I think Windows Update might be one of those areas where it would be best if we were all totally naive, and just have faith it will work. Because odds are, it will.

The chances are high there's going to be quite a few bricked computers floating around...
I don't agree. I am sure a conservative estimate would be we've flashed motherboards here 400 or more times over the last 7 or 8 years. Not one has "bricked". Not one! Even 15 years ago, it was pretty rare. The facts are, motherboard/chipset makers have taken some pretty extreme measures to ensure program integrity during the flash process - so nothing is permanent until the system ensures all is good, or that it can be safely rolled back.

It's not like 25+ years ago when a bricked motherboard required replacing the EPROM/EEPROM with a new one from the factory.
 
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And do you think Microsoft goes out to Dell and ASUS and 100s of other manufacturers and demands they provide updates for their 1000s of different products to include in WU?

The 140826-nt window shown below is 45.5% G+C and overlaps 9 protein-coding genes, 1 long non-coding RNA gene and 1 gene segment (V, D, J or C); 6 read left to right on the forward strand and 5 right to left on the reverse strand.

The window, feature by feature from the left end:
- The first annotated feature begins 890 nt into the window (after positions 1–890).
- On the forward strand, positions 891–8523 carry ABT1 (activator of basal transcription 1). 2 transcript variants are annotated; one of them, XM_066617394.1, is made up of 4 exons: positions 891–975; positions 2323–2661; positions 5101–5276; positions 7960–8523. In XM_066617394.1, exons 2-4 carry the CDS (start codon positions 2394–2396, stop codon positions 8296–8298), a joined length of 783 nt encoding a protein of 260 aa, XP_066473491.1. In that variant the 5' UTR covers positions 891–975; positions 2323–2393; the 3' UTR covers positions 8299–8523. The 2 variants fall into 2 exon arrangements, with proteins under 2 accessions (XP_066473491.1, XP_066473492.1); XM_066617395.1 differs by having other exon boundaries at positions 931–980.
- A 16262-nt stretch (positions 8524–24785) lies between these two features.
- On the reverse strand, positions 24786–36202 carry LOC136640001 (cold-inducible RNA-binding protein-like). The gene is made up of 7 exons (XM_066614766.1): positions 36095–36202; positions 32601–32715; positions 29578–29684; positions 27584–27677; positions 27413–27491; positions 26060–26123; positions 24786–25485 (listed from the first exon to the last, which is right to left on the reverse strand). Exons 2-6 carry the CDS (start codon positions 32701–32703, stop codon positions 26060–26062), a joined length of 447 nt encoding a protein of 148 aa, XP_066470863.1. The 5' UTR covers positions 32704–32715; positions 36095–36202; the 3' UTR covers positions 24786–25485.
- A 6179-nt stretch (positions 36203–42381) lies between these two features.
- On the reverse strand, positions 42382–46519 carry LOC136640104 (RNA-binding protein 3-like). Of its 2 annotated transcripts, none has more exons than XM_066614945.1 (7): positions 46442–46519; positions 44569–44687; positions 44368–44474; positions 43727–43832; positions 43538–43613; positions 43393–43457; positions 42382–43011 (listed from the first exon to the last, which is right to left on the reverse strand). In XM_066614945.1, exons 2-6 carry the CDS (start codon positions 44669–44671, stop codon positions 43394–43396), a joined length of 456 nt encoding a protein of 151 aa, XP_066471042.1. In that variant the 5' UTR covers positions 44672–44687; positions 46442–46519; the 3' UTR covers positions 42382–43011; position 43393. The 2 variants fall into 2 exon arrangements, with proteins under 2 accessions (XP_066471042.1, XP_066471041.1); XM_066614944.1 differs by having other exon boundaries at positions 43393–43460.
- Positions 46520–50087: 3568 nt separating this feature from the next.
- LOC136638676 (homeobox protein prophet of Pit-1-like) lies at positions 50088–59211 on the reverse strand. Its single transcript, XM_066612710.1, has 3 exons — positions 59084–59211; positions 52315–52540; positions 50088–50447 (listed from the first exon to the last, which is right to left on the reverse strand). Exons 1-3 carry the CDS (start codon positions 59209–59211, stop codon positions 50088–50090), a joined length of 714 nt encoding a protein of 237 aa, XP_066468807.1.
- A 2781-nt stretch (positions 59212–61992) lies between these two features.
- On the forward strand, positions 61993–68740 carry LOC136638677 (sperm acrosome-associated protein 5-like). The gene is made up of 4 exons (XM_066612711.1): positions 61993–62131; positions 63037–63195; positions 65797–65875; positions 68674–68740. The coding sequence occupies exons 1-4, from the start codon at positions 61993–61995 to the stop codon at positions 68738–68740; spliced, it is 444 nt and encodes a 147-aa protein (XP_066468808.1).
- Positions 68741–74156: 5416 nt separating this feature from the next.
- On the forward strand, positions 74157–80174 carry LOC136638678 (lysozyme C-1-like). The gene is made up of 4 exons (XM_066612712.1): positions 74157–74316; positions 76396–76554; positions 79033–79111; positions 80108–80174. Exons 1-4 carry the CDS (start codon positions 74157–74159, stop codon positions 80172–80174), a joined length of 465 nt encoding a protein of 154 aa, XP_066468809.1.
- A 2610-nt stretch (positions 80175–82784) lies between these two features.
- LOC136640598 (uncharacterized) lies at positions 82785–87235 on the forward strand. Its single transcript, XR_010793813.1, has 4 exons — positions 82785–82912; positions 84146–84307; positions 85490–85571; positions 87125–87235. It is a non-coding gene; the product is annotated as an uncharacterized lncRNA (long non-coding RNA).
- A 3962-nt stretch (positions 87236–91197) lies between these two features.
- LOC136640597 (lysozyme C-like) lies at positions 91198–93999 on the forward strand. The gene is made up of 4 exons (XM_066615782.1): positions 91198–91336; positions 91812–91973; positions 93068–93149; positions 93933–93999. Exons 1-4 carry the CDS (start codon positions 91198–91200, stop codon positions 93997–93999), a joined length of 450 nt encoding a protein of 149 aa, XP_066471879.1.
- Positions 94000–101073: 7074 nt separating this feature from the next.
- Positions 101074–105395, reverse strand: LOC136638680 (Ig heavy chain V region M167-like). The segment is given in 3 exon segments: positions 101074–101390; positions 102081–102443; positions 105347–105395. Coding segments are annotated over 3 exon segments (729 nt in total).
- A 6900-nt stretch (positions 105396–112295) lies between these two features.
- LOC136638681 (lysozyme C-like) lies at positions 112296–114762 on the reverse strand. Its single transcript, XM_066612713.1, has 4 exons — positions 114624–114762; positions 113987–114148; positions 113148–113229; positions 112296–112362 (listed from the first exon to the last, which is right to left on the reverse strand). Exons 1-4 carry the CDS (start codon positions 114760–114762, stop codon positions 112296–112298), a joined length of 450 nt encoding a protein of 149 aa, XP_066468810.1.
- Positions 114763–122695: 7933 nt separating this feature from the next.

What happens is Dell, ASUS and the others submit those updates to Microsoft to include them in WU. So I think it important to put the blame (if blame is the right word) where it belongs. Microsoft is responsible for Windows' own native drivers. Beyond that, it is up to the various hardware makers.

Granted, I would not be surprised if Microsoft "strongly encourages" makers provide BIOS and driver updates because, as newtekie1 puts it, "security is important". The problem for Microsoft is when any problem occurs, regardless if security related or just hardware compatibility related, Microsoft knows they will be blamed whether or not it had anything to do with Windows. So they would rather be blamed for keeping our computers current than letting them become outdated.

That said, most BIOS updates have nothing to do with security. Most just add support for new CPUs and RAM, etc. that came out after the board left the factory. Oh well. That's another issue.

I do agree it is scary but the facts are, WU really does have an outstanding track record. It has worked flawlessly each and every time for 100s of millions of users!

For sure, if Dell wanted to give you the option to flash your BIOS or not, they could have programmed their update routine to provide you a prompt. So is it Microsoft's fault Dell did not provide a way to opt out of that update?

Yes, it is scary but only because we've heard the horror stories about what might happen. But the reality is, when looking at the big picture, those problems are extremely rare.